One of the most dreaded complications in obstetrics is a stillbirth that is defined as the absence of life upon delivery of the baby. There are approximately 3million stillbirths that occur each year globally and one-half million in the U.S. In developing countries, the most common reasons of stillbirths were prolonged labor, pre-eclampsia and infections whereas in the U.S., the most common causes are abnormal genes, abnormal growth (aka growth restriction) and maternal diseases. According to medical studies, unexplained fetal loss is the most common reason for stillbirths that occur after 28 weeks. Risk factors for stillbirth include women who have infections, abnormal chromosomes, genetic disorders and umbilical cord complications. Race and socioeconomics also play a role. Black women have twice the risk of having a stillbirth as Caucasian women. Smoking and advanced maternal age also poses an increased risk.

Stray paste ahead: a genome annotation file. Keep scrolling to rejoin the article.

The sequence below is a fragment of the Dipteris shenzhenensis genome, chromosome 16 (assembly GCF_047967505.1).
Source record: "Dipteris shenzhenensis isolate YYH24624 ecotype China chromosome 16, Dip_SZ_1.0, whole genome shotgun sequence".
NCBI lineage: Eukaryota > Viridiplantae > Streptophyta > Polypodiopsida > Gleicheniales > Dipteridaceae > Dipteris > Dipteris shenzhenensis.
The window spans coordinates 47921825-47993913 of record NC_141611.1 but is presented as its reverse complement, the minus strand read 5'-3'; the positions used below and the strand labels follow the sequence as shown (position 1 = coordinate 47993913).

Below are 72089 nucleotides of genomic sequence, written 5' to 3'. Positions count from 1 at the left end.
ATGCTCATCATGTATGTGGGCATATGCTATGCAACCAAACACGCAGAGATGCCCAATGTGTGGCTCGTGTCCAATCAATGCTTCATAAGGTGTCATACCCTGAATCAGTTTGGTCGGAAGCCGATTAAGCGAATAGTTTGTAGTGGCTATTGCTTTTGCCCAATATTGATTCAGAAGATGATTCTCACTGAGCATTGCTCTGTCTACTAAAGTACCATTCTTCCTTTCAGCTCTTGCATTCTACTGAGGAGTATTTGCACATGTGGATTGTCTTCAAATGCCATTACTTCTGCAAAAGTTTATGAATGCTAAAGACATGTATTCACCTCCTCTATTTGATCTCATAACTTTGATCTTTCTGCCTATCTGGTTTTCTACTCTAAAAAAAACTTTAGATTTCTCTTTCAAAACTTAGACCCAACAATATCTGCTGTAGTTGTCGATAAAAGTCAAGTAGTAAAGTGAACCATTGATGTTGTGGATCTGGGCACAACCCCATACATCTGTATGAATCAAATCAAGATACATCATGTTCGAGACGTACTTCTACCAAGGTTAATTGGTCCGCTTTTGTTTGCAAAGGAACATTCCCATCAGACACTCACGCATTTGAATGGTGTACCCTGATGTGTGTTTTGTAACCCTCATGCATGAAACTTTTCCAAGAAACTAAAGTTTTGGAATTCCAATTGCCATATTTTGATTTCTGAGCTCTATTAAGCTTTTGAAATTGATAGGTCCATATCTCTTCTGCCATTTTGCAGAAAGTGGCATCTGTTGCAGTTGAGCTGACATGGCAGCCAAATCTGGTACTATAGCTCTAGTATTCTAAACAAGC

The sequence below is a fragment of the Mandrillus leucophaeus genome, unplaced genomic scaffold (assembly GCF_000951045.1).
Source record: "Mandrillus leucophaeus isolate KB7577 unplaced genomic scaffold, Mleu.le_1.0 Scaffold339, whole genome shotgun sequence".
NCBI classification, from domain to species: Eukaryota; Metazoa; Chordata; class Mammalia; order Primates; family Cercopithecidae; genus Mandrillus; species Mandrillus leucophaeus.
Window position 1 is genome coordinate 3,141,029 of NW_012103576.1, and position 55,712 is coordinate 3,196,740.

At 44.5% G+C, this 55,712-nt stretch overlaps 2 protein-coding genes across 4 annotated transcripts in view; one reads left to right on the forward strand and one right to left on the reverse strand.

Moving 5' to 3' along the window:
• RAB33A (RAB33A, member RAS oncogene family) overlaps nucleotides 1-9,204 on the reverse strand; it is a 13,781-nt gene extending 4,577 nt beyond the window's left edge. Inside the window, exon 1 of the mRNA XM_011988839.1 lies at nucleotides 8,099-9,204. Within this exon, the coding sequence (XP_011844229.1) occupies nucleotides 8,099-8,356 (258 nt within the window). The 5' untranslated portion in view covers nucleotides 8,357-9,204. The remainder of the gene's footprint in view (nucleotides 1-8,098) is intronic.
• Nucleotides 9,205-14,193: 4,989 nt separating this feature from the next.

Until recently, there are no screening tests available to see if a woman was carrying a baby at risk for stillbirth. However, a medical study presented at a conference reported that stillbirths can now be predicted using Read more »
*This blog post was originally published at Dr. Linda Burke-Galloway*